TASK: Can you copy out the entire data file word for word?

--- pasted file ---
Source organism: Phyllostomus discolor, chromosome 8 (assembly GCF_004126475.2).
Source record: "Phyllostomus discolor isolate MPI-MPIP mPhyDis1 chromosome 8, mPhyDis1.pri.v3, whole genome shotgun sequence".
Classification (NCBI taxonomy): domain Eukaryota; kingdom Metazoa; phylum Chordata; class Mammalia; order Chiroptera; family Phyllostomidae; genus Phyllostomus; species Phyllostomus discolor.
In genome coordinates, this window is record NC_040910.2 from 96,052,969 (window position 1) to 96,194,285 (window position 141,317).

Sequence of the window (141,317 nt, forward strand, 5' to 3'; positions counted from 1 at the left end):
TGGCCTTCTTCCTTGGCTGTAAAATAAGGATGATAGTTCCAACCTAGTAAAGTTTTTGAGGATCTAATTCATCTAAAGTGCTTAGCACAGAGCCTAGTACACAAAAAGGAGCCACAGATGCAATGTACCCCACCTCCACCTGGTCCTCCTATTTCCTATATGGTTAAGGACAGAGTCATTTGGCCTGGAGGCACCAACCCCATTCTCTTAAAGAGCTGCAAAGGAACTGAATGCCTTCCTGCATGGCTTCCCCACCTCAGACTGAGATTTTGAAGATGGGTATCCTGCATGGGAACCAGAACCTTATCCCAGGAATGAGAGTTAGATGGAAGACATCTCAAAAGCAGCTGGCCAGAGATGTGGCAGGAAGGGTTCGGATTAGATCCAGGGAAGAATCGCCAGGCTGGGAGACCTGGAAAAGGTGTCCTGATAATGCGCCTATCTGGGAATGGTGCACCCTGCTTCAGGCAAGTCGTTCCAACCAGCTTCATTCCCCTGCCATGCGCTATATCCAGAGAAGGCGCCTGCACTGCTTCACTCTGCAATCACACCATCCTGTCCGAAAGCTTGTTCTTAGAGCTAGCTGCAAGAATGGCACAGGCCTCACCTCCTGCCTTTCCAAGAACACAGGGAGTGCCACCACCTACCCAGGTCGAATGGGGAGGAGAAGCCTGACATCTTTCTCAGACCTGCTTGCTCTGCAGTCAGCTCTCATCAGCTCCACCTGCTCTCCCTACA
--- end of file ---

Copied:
Source organism: Phyllostomus discolor, chromosome 8 (assembly GCF_004126475.2).
Source record: "Phyllostomus discolor isolate MPI-MPIP mPhyDis1 chromosome 8, mPhyDis1.pri.v3, whole genome shotgun sequence".
Classification (NCBI taxonomy): domain Eukaryota; kingdom Metazoa; phylum Chordata; class Mammalia; order Chiroptera; family Phyllostomidae; genus Phyllostomus; species Phyllostomus discolor.
In genome coordinates, this window is record NC_040910.2 from 96,052,969 (window position 1) to 96,194,285 (window position 141,317).

Sequence of the window (141,317 nt, forward strand, 5' to 3'; positions counted from 1 at the left end):
TGGCCTTCTTCCTTGGCTGTAAAATAAGGATGATAGTTCCAACCTAGTAAAGTTTTTGAGGATCTAATTCATCTAAAGTGCTTAGCACAGAGCCTAGTACACAAAAAGGAGCCACAGATGCAATGTACCCCACCTCCACCTGGTCCTCCTATTTCCTATATGGTTAAGGACAGAGTCATTTGGCCTGGAGGCACCAACCCCATTCTCTTAAAGAGCTGCAAAGGAACTGAATGCCTTCCTGCATGGCTTCCCCACCTCAGACTGAGATTTTGAAGATGGGTATCCTGCATGGGAACCAGAACCTTATCCCAGGAATGAGAGTTAGATGGAAGACATCTCAAAAGCAGCTGGCCAGAGATGTGGCAGGAAGGGTTCGGATTAGATCCAGGGAAGAATCGCCAGGCTGGGAGACCTGGAAAAGGTGTCCTGATAATGCGCCTATCTGGGAATGGTGCACCCTGCTTCAGGCAAGTCGTTCCAACCAGCTTCATTCCCCTGCCATGCGCTATATCCAGAGAAGGCGCCTGCACTGCTTCACTCTGCAATCACACCATCCTGTCCGAAAGCTTGTTCTTAGAGCTAGCTGCAAGAATGGCACAGGCCTCACCTCCTGCCTTTCCAAGAACACAGGGAGTGCCACCACCTACCCAGGTCGAATGGGGAGGAGAAGCCTGACATCTTTCTCAGACCTGCTTGCTCTGCAGTCAGCTCTCATCAGCTCCACCTGCTCTCCCTACA